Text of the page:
When a cartridge is fired inside a gun, the powder burns and creates hot gas. This gas expands and creates pressure. The pressure escapes at which ever point has the least resistance. In this instance, it is the bullet. The brass case’s neck cannot hold the bullet in against the pressure. The bullet is forced through the barrel and out the muzzle at high speed.

The bullet’s motion down the barrel creates an equal and opposite reaction as the powder gases also press against the rifle’s bolt face via the case head. This opposite reaction pushes the bolt back which in turn pushes on the locking lugs, receiver, rifle stock, and then the shooter’s shoulder.

The reason the gun doesn’t fly back against the shooter as fast as the bullet leaves the barrel is because the rifle has much more mass (it weighs more) than the bullet. This mass acts as the other force. It slows and absorbs the rifle’s backward acceleration. The energy which is not consumed by the rifle’s mass is transferred into the shooter. This left over energy is called free recoil and is measured in foot-pounds (free), or ft-lbsf. One foot-pound is the force needed to move a one pound object for one foot.

Tell Them What Else They’ve Won, Johnny

Aside from its effects on accuracy, recoil causes many hunters other problems. Older hunters who have arthritis in their shoulders, back, or necks find the heavy recoil from big game cartridges painful, as does anyone who has had surgery in those areas. Others hunters may not have shot anything more potent than the .223 Remington in recoil absorbing, gas operated semi-auto rifles, and they have an almost allergic reaction to anything which kicks harder.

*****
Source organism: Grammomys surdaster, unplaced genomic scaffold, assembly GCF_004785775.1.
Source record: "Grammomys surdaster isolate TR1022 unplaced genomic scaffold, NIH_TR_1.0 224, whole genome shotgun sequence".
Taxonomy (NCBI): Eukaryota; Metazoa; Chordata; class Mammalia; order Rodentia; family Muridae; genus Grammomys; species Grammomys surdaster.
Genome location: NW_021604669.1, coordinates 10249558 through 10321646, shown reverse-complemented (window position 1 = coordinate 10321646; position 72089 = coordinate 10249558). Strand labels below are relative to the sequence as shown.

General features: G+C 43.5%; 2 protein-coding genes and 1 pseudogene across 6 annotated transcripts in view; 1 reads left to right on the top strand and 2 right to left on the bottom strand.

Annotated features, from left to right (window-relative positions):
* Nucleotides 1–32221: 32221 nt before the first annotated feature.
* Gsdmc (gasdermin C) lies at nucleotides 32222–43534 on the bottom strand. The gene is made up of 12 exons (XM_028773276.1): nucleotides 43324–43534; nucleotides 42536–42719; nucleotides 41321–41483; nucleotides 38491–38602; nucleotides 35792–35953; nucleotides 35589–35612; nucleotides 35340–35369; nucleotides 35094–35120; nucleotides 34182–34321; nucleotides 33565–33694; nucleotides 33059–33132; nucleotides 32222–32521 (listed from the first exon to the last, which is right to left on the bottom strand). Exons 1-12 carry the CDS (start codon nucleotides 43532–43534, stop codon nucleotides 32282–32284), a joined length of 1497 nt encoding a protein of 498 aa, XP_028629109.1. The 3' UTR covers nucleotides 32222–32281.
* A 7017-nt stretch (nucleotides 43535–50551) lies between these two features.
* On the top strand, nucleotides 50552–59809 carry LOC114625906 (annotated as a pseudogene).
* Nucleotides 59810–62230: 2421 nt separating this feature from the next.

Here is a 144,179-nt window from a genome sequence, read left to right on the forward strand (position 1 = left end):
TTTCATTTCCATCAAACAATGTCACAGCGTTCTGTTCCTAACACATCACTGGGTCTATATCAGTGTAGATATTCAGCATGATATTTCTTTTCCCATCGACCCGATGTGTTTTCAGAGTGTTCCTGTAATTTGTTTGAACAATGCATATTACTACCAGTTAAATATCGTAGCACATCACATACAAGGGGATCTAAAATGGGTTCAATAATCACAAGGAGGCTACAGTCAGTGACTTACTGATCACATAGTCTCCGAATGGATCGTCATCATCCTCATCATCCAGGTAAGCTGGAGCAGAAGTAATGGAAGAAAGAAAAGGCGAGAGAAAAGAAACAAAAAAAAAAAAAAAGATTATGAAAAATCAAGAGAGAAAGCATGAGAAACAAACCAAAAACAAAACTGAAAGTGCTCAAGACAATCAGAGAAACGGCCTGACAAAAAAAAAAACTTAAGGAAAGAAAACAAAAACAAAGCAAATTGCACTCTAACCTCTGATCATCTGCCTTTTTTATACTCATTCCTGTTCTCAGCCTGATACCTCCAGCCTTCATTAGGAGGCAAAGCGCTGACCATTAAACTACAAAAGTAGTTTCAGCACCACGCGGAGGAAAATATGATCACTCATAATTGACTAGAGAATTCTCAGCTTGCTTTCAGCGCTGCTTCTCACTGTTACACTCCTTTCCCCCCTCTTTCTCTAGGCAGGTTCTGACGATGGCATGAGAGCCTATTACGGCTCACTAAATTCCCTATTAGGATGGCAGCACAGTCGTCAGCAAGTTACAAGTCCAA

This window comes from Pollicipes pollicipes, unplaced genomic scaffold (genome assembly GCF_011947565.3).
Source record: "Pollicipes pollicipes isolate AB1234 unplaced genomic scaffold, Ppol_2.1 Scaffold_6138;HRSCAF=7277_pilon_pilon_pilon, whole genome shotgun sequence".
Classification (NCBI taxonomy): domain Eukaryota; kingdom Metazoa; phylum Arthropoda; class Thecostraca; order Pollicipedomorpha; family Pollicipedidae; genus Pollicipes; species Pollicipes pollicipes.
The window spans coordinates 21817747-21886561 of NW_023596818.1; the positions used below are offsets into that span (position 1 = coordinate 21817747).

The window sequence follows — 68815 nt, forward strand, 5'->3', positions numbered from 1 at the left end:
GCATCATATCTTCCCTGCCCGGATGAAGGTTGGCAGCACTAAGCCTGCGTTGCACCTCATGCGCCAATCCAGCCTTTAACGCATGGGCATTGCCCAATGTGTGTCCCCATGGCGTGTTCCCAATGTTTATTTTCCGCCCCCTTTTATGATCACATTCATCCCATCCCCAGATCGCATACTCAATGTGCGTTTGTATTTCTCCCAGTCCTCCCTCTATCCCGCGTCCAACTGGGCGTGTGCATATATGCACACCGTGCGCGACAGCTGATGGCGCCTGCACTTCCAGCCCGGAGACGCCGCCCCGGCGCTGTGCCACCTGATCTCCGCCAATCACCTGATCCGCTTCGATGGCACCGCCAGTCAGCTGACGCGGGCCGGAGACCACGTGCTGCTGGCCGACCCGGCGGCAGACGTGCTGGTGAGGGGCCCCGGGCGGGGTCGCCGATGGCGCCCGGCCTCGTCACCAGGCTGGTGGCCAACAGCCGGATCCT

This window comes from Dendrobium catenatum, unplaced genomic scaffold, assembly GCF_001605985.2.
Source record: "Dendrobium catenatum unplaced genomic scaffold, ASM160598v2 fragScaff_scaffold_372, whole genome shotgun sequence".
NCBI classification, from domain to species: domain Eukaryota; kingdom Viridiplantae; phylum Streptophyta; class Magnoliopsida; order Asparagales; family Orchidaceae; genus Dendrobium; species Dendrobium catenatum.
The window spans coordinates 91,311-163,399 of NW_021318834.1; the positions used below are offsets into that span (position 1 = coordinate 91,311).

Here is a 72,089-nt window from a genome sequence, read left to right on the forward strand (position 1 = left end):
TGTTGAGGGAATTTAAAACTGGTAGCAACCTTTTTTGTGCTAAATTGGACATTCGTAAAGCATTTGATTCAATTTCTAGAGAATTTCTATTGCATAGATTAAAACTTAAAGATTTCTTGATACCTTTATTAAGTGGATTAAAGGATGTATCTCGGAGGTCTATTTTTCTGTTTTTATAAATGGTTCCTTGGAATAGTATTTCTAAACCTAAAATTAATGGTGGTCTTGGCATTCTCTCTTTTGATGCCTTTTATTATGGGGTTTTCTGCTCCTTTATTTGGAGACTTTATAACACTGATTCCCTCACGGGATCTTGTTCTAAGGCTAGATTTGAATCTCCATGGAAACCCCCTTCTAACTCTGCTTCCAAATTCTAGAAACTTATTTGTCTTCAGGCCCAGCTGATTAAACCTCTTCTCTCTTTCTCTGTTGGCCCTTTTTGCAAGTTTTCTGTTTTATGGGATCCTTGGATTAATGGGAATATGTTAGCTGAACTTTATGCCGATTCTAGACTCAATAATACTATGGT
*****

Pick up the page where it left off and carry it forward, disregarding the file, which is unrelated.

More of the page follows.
Eat Your Cake and Have it too

Is there a way hunters can have enough power to drop medium and large game without a big thump on the shoulder? Yes. Many fine rounds exist which hit animals hard but treat the shooter with kindness.

I tested ten cartridges with ballistic software to see which is best. Each has a reputation for low recoil and effective terminal performance on game. Here are the contestants: .243 Winchester, 6 Creedmoor, .240 Weatherby Magnum, .25-06 Remington, 6.5 Creedmoor, 6.5x55mm Swedish, 6.5-284 Norma, 7mm-08 Remington, and .30-30 Winchester. All generate 15 ft-lbsf, or less, recoil. As a general rule, more than 15 ft-lbsf recoil is considered enough to affect most shooters’ accuracy.